Employee’s Social Media Accounts Are off-Limits in Virginia

Effective July 1, 2015 Virginia Code § 40.1-28.7:5 prohibits employers from requiring that its current or prospective employees produce usernames or passwords granting access to the employee’s personal social media accounts.

The new statute defines a “social media account” as “a personal account with an electronic medium or service where users may create, share, or view user-generated content, including, without limitation, videos, photographs, blogs, podcasts, messages, emails, or website profiles or locations.”

The statute applies to social media accounts of both current and prospective employees, and prohibits an employer from requiring an employee to: (1) disclose the username and password to the employee's social media account(s); or (2) add a representative of the employer (fellow employee, supervisor, or administrator) to the list of contacts associated with the account.

The statute allows employers to request an employee disclose his or her username and password as part of the employers investigation into allegations of the employee’s violation of federal, state, or local laws or regulations or of the employer's written policies.  If the employee consents, the employer may only use the username and password in that limited context.

The statute is clear, however, that an employer may not take action against, or threaten to discharge, discipline, or otherwise penalize a current employee, or refuse to hire a prospective employee, for refusing to supply their username or password.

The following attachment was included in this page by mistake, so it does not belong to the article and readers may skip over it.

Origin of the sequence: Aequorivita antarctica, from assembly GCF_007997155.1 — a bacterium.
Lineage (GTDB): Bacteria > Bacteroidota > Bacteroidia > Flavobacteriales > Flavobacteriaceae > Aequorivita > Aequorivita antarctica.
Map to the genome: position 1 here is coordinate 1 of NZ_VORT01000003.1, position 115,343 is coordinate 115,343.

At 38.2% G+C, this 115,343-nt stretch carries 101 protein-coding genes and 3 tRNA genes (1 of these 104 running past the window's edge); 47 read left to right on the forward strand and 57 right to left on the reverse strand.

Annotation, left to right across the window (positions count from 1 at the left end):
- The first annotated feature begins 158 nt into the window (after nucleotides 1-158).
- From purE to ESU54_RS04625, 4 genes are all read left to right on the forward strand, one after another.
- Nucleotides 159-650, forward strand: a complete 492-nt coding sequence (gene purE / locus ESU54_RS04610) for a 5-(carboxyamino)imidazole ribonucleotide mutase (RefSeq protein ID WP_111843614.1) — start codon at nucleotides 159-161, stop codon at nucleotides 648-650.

While it is clear that requiring access to employees’ personal social media accounts is off limits, there are some exceptions.  The new statute does not prohibit an employer from viewing information about a current or prospective employee that is publicly available. Employers may thus continue to monitor the public content of their employees’ social media accounts.

The new statute also does not apply to social media accounts: (1) opened by an employee at the request of an employer; (2) provided to an employee by an employer such as the employer’s email account or other software program owned or operated exclusively by an employer; (3) set up by an employee on behalf of an employer; or (4) set up by an employee to impersonate an employer through the use of the employer's name, logos, or trademarks.  This language from the new statute provides employers the ability to monitor (and require access to) social media accounts set up and used as part of employment, and to protect itself against employees using its intellectual property without permission.

Prudent employers will review this new statute with their human resources personnel, supervisors, and managers to ensure compliance.